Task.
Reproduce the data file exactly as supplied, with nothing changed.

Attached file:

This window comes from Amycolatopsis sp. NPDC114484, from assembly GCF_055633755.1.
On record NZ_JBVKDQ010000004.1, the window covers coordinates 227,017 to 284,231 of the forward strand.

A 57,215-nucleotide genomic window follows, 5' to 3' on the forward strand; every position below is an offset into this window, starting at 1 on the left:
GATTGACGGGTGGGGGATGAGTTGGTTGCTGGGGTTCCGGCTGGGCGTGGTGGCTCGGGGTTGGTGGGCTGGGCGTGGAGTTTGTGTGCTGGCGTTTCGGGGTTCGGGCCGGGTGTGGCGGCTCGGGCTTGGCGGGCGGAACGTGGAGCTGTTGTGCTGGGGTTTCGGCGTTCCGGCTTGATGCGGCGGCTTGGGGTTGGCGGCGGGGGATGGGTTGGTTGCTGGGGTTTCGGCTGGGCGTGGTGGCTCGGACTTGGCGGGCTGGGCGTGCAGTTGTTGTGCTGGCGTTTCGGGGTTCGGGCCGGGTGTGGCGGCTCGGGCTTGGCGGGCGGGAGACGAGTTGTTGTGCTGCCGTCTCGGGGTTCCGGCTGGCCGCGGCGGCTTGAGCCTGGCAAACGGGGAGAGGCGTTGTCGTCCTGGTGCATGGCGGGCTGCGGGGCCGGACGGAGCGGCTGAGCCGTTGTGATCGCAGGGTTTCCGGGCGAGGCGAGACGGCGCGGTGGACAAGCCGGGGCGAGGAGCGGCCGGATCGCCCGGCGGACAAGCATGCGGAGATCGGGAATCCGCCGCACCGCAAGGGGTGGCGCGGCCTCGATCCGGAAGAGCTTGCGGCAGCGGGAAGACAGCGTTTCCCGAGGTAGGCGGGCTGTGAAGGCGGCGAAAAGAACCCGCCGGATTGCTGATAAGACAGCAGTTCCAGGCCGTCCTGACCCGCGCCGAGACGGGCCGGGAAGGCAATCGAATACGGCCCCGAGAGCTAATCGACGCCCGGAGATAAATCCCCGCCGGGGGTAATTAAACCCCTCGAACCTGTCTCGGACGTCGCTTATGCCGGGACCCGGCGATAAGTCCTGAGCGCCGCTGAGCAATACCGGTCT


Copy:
This window comes from Amycolatopsis sp. NPDC114484, from assembly GCF_055633755.1.
On record NZ_JBVKDQ010000004.1, the window covers coordinates 227,017 to 284,231 of the forward strand.

A 57,215-nucleotide genomic window follows, 5' to 3' on the forward strand; every position below is an offset into this window, starting at 1 on the left:
GATTGACGGGTGGGGGATGAGTTGGTTGCTGGGGTTCCGGCTGGGCGTGGTGGCTCGGGGTTGGTGGGCTGGGCGTGGAGTTTGTGTGCTGGCGTTTCGGGGTTCGGGCCGGGTGTGGCGGCTCGGGCTTGGCGGGCGGAACGTGGAGCTGTTGTGCTGGGGTTTCGGCGTTCCGGCTTGATGCGGCGGCTTGGGGTTGGCGGCGGGGGATGGGTTGGTTGCTGGGGTTTCGGCTGGGCGTGGTGGCTCGGACTTGGCGGGCTGGGCGTGCAGTTGTTGTGCTGGCGTTTCGGGGTTCGGGCCGGGTGTGGCGGCTCGGGCTTGGCGGGCGGGAGACGAGTTGTTGTGCTGCCGTCTCGGGGTTCCGGCTGGCCGCGGCGGCTTGAGCCTGGCAAACGGGGAGAGGCGTTGTCGTCCTGGTGCATGGCGGGCTGCGGGGCCGGACGGAGCGGCTGAGCCGTTGTGATCGCAGGGTTTCCGGGCGAGGCGAGACGGCGCGGTGGACAAGCCGGGGCGAGGAGCGGCCGGATCGCCCGGCGGACAAGCATGCGGAGATCGGGAATCCGCCGCACCGCAAGGGGTGGCGCGGCCTCGATCCGGAAGAGCTTGCGGCAGCGGGAAGACAGCGTTTCCCGAGGTAGGCGGGCTGTGAAGGCGGCGAAAAGAACCCGCCGGATTGCTGATAAGACAGCAGTTCCAGGCCGTCCTGACCCGCGCCGAGACGGGCCGGGAAGGCAATCGAATACGGCCCCGAGAGCTAATCGACGCCCGGAGATAAATCCCCGCCGGGGGTAATTAAACCCCTCGAACCTGTCTCGGACGTCGCTTATGCCGGGACCCGGCGATAAGTCCTGAGCGCCGCTGAGCAATACCGGTCT